If we employ a marketing director with experience in a similar position, the probability that they will work well in another organization in the same industry is very high. It is the same with the sales director who manages sales targeted at similar target groups or the HR director whom we employ at a specific moment in the organization’s development.

This is not the case with the Chief Operating Officer. Experience in one organization may not translate into success in another company, although theoretically the position is the same.

That’s why hiring top managers is like choosing a high-quality suit. In this metaphor, hiring operational directors is akin to sewing a made-to-measure suit. It is no longer enough to buy a ready-made copy, even if it was made with the utmost care and using the best materials.

How to find the perfect candidate?

The recruitment process for COOs is more difficult and longer. However, you can use the experience of hiring people for other top managerial positions in the company. If the job description and the division of responsibilities are done well – it should be a success.

In addition to traditional candidate sourcing techniques, also consider:

  • headhunting companies (Casbeg is also able to help),
  • internal promotion,
  • searching through consultants, investors and members of your supervisory board.

The job ads are not completely nonsensical, although the risk of hiring a COO who is outside the organization is certainly significant. Of course, include key information and requirements in your job offer. You can let go of the higher education-style obviousness at this level.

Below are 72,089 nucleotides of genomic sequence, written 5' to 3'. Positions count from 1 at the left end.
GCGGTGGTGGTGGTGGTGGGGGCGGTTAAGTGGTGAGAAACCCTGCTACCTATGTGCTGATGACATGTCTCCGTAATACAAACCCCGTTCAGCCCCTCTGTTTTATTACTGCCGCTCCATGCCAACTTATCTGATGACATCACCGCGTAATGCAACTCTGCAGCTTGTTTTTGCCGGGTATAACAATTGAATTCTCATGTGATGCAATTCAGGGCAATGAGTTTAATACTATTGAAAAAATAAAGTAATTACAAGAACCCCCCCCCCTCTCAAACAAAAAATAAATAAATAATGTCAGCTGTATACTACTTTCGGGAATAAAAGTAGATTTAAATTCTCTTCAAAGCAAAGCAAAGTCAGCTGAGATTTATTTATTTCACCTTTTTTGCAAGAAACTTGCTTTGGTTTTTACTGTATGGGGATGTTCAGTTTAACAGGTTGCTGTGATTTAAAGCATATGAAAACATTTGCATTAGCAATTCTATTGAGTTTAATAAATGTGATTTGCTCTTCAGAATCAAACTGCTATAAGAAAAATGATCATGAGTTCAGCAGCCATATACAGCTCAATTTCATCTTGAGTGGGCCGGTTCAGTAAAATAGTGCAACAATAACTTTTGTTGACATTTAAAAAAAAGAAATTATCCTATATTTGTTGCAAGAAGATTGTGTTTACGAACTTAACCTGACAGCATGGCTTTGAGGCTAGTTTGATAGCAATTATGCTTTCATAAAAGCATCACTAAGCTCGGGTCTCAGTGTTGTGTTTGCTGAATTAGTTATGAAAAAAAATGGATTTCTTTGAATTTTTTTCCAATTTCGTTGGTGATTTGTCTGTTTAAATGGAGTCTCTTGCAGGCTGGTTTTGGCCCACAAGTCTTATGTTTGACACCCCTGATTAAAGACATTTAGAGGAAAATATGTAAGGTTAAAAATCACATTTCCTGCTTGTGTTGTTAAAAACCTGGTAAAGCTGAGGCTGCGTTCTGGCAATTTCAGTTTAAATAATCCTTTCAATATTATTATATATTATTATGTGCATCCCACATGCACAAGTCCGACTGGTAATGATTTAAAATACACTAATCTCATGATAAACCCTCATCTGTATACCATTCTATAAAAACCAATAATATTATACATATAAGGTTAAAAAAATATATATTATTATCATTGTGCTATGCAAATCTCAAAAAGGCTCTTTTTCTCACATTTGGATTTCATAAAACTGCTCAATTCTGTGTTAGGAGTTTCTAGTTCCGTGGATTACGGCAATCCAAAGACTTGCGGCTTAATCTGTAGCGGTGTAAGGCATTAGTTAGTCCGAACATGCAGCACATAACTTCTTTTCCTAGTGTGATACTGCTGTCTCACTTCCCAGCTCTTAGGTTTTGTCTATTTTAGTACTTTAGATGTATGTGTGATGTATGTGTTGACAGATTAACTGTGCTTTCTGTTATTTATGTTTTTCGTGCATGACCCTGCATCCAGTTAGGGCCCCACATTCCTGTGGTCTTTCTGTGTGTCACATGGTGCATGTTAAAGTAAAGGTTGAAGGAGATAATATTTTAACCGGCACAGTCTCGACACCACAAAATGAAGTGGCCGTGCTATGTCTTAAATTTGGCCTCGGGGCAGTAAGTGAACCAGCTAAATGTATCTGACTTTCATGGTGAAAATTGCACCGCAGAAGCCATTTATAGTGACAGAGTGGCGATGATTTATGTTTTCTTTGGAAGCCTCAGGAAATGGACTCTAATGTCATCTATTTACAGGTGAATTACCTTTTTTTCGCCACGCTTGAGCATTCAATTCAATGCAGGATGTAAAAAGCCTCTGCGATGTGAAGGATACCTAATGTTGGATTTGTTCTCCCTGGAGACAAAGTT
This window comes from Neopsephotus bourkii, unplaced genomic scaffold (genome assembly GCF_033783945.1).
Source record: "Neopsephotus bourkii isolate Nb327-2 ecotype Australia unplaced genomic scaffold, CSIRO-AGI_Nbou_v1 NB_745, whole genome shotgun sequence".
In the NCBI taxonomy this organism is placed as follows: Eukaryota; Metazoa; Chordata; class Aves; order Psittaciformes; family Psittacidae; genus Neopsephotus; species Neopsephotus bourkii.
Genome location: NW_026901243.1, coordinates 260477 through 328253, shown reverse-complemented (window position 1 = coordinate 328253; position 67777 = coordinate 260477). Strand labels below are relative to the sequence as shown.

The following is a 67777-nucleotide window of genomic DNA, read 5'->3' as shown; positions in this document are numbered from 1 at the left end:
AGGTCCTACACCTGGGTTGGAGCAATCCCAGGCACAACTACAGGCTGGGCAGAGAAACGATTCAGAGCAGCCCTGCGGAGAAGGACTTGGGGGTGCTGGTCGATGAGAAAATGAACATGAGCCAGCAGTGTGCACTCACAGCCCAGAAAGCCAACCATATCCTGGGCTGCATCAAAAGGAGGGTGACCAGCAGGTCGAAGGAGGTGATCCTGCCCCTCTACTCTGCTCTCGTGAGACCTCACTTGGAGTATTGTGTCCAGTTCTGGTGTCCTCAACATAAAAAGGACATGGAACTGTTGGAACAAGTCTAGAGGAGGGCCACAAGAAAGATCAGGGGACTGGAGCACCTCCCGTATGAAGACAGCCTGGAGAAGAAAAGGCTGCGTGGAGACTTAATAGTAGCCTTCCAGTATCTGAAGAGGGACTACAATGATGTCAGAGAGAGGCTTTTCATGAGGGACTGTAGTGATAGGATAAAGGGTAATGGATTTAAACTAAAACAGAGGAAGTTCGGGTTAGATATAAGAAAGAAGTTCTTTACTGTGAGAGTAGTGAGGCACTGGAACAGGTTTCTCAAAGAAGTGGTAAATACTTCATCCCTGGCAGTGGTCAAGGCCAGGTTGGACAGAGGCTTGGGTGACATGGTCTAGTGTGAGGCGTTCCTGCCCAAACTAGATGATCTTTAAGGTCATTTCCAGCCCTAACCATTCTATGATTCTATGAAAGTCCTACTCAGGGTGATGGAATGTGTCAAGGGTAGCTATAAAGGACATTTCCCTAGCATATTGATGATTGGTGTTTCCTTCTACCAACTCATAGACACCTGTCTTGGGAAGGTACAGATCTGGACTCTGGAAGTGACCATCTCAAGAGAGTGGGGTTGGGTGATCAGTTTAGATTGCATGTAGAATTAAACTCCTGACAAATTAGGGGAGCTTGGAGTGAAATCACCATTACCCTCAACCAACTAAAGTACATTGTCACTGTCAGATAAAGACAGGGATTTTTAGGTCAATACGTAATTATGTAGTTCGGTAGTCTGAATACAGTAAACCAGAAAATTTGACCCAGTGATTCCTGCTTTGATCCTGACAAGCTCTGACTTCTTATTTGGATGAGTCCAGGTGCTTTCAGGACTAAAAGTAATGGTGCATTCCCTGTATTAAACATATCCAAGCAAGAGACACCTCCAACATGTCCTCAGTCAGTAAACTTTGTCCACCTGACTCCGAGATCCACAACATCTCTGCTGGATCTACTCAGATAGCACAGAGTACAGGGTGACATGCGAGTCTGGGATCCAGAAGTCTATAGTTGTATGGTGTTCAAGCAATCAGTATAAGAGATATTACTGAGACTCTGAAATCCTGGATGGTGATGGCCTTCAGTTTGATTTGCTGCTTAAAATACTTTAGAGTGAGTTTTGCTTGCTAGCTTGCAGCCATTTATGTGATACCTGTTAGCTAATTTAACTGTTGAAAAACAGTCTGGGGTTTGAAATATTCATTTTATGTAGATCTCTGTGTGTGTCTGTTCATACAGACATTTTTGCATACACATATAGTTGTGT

In Poland, Warsaw is the location for which it is easiest to find candidates. On the other hand, this is where it is easiest to get a job with the highest salary. So you have to propose better financial conditions.

In closing: take your time.

You may find that you will be able to hire a COO in a month. However, it will probably take 3, 6 or even 9 or 12 months. Hiring the wrong person can put your entire company at risk. So if the additional 90 days spent on recruiting reduces the risk by 5%, it is worth being patient.

Alternative to a COO – Interim Manager

COO recruitment usually takes several months. What if you don’t have that much time and need support “at once”? One of the solutions is cooperation with the Interim Manager – a temporary manager who will enter your company, organize processes and teams, suggest directions for development, verify business plans and accept other balls that you play at them.

Working with our clients as Interim Managers, we focus on making the changes we develop permanent, and the organization able to continue good practices also after the end of cooperation. Thanks to that, the interim management helps to prepare the ground for the employment of a COO – a new specialist then comes to an efficient company and, instead of extinguishing fires, can focus on the actual development of the organization.

Are you interested in cooperation within interim management? Let’s talk: